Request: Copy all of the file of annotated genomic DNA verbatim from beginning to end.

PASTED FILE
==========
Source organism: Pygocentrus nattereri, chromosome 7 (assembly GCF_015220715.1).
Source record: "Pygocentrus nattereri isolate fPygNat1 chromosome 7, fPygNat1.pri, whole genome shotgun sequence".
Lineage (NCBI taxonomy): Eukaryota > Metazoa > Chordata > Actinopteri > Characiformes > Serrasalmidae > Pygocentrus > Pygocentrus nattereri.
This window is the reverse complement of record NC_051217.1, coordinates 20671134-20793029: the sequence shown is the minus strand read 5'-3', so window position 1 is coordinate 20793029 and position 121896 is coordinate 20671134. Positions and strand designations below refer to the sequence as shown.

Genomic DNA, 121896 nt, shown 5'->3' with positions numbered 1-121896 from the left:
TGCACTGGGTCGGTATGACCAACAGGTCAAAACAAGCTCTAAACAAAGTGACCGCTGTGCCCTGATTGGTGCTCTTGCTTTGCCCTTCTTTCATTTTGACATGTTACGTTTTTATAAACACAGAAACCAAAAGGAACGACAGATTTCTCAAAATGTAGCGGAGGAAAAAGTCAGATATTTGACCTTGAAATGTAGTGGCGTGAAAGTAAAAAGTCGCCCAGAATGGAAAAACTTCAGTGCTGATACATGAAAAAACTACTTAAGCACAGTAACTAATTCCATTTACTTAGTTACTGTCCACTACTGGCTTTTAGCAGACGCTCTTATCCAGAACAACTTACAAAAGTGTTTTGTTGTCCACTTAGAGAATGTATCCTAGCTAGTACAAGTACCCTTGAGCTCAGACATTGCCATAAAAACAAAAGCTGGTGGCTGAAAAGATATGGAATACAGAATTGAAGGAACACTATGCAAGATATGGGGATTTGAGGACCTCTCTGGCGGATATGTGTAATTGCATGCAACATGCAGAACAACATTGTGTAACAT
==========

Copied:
Source organism: Pygocentrus nattereri, chromosome 7 (assembly GCF_015220715.1).
Source record: "Pygocentrus nattereri isolate fPygNat1 chromosome 7, fPygNat1.pri, whole genome shotgun sequence".
Lineage (NCBI taxonomy): Eukaryota > Metazoa > Chordata > Actinopteri > Characiformes > Serrasalmidae > Pygocentrus > Pygocentrus nattereri.
This window is the reverse complement of record NC_051217.1, coordinates 20671134-20793029: the sequence shown is the minus strand read 5'-3', so window position 1 is coordinate 20793029 and position 121896 is coordinate 20671134. Positions and strand designations below refer to the sequence as shown.

Genomic DNA, 121896 nt, shown 5'->3' with positions numbered 1-121896 from the left:
TGCACTGGGTCGGTATGACCAACAGGTCAAAACAAGCTCTAAACAAAGTGACCGCTGTGCCCTGATTGGTGCTCTTGCTTTGCCCTTCTTTCATTTTGACATGTTACGTTTTTATAAACACAGAAACCAAAAGGAACGACAGATTTCTCAAAATGTAGCGGAGGAAAAAGTCAGATATTTGACCTTGAAATGTAGTGGCGTGAAAGTAAAAAGTCGCCCAGAATGGAAAAACTTCAGTGCTGATACATGAAAAAACTACTTAAGCACAGTAACTAATTCCATTTACTTAGTTACTGTCCACTACTGGCTTTTAGCAGACGCTCTTATCCAGAACAACTTACAAAAGTGTTTTGTTGTCCACTTAGAGAATGTATCCTAGCTAGTACAAGTACCCTTGAGCTCAGACATTGCCATAAAAACAAAAGCTGGTGGCTGAAAAGATATGGAATACAGAATTGAAGGAACACTATGCAAGATATGGGGATTTGAGGACCTCTCTGGCGGATATGTGTAATTGCATGCAACATGCAGAACAACATTGTGTAACAT